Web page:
“Best Province To Be An Animal Abuser” Introduces New Animal Protection Law
Tired of the title “best province to be an animal abuser,” Quebec sees the light and gets on-board with a new law that will protect the rights of animals.
La Belle Province just became a little more belle with the introduction of a new bill that acknowledges all animals are beings that actually possess feelings and biological needs. I knew that when I was 15 and stopped eating meat, but won’t launch into a rant.
After three years of being named the “best province to be an animal abuser” by the Animal Legal Defense Fund, Pierre Paradis, the Minister of Agriculture, Fisheries and Food decided to put his foot down and say “Non” by bringing in a bill that will at long last give animals improved legal status.
“In 2014, the Animal Legal Defense Fund found that, for the third year in a row, Quebec was the ‘best province to be an animal abuser,’ a situation that is completely unacceptable. With the tabling of this bill, I confirm the government’s willingness to reprimand animal negligence and cruelty. The definition of the legal situation of animals is based on the best European legislation. As for behaviours that will not be tolerated, we took inspiration from the statutes in effect in the three Canadian provinces that lead the Animal Legal Defense Fund’s ranking—Manitoba, Ontario and British Columbia,” said Paradis.
Bill 54 challenges unacceptable treatment of animals by declaring that they are no longer considered to be movable property, but rather beings that have feelings and biological needs. Although the bill states that negligence or cruelty will result in a reprimand, it’s not really clear what that means. A hefty fine? Prison term served in a kennel? Endless “Game of Throne” spoilers on your Facebook feed? The working is a little vague.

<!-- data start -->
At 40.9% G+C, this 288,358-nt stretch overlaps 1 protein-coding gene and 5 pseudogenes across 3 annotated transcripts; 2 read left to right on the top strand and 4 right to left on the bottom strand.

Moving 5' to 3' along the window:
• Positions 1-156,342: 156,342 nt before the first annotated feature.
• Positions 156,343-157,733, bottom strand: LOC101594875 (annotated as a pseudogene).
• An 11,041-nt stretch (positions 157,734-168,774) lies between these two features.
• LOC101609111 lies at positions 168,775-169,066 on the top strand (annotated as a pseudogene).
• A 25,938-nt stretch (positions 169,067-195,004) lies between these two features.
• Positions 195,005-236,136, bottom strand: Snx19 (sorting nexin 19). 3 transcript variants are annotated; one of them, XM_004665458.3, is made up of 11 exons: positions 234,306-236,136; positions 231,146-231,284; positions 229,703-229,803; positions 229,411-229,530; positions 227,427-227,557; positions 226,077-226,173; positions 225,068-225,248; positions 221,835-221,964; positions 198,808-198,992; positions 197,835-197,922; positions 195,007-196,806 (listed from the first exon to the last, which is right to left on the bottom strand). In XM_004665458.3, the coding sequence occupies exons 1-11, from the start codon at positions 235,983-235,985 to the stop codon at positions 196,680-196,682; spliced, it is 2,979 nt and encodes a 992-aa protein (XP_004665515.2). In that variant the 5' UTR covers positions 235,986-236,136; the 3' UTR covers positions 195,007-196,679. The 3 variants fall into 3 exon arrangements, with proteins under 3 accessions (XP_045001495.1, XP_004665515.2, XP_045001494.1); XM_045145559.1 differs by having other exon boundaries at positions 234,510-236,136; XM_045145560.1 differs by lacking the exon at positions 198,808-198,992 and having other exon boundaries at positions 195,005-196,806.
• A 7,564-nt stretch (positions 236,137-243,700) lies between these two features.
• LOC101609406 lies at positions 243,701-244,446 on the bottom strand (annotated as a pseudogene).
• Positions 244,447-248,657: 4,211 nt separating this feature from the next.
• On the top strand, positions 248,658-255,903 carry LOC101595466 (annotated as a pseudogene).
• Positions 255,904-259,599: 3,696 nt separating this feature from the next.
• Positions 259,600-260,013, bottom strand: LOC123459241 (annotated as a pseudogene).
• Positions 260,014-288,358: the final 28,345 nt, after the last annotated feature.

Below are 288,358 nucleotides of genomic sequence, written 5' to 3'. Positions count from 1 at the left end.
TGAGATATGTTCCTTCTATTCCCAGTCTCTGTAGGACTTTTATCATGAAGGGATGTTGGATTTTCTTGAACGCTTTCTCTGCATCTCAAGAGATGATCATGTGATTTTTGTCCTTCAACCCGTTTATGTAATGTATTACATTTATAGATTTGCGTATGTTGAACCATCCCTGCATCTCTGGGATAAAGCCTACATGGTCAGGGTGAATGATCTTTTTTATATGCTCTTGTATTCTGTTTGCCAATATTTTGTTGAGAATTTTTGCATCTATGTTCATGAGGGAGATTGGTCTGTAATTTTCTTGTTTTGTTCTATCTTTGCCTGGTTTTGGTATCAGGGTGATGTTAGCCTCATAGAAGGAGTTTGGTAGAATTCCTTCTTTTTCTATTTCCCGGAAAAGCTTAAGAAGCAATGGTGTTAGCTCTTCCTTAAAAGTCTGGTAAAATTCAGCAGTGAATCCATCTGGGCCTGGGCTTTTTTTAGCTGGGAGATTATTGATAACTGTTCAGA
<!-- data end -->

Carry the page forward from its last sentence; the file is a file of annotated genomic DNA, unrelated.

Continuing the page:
The bill will also improve the “legal situation” of animals with language pulled from some of the best European legislation out there. If that’s the case, we should expect to see the elimination of battery cages for chickens, gestation crates for pigs, branding of cows, tail docking of sheep and some pretty hefty penalties including jail time for those who break these laws. Time will tell.
As for what is classified as “unacceptable behaviors”, the ministry has taken its cue from the statues in place in three of Canada’s top rated provinces according to the Animal Legal Defense Fund – Manitoba, Ontario, and British Columbia.
As Québec is home to some of the biggest puppy mills in Canada, it will be interesting to see which industries try to push back and who dares to step up in their defence.
On a positive note, Québec’s Minister of Justice Stéphanie Vallée, “The Civil Code of Québec must reflect the values of society. The bill that was tabled is part of positive legislative change that attests to advancements in society.” Well stated, Mme Vallée. Let’s hope so. And we’ll be watching.
[Source: Government of Quebec]